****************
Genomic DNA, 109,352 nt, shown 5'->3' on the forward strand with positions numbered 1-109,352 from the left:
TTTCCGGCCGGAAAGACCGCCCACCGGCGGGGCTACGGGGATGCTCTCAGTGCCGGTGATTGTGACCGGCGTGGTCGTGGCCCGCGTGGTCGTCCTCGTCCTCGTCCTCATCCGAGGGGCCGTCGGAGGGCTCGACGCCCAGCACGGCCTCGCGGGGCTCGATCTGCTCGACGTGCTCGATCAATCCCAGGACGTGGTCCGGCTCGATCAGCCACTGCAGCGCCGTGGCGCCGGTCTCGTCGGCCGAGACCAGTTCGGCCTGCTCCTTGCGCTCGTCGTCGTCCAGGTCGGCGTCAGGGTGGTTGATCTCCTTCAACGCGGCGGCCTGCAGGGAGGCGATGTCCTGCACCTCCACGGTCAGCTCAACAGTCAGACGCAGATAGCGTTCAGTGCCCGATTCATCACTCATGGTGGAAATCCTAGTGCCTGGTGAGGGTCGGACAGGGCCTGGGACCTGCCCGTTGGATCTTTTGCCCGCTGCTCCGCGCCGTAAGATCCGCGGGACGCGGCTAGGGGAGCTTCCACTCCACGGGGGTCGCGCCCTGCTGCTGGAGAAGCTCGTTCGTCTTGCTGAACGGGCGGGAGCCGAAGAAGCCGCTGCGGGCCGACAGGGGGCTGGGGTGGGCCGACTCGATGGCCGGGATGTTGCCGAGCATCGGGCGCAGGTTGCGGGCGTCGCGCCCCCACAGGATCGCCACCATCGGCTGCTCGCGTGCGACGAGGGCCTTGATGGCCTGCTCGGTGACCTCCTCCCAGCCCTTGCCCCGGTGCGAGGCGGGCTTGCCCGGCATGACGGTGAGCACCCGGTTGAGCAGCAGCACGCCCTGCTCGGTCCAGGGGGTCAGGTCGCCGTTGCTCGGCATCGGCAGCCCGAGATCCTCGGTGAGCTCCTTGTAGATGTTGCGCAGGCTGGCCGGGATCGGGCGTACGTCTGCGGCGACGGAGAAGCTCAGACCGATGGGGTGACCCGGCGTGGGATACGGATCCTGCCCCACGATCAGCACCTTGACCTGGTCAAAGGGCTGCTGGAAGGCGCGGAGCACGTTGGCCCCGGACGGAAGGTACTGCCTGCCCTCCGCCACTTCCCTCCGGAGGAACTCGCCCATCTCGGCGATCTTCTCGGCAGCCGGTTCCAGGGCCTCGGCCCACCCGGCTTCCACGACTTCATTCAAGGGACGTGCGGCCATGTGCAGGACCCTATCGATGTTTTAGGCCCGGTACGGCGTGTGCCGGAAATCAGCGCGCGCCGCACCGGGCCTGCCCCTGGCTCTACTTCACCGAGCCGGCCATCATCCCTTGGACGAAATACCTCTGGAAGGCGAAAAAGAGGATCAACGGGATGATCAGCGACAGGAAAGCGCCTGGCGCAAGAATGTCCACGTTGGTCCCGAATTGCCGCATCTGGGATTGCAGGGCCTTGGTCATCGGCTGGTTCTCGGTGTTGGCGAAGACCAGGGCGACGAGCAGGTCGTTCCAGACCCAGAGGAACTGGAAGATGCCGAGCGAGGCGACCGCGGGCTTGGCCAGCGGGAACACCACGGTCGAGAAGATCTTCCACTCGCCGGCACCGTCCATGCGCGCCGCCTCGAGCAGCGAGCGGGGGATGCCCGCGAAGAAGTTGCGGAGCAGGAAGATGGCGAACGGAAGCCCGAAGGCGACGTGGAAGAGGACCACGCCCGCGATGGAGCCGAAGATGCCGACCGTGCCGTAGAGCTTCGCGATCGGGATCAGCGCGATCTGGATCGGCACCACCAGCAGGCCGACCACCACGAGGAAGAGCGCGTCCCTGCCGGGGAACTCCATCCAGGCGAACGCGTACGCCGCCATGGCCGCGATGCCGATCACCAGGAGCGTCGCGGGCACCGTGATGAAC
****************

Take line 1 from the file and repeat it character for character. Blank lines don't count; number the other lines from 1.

Genomic DNA, 109,352 nt, shown 5'->3' on the forward strand with positions numbered 1-109,352 from the left: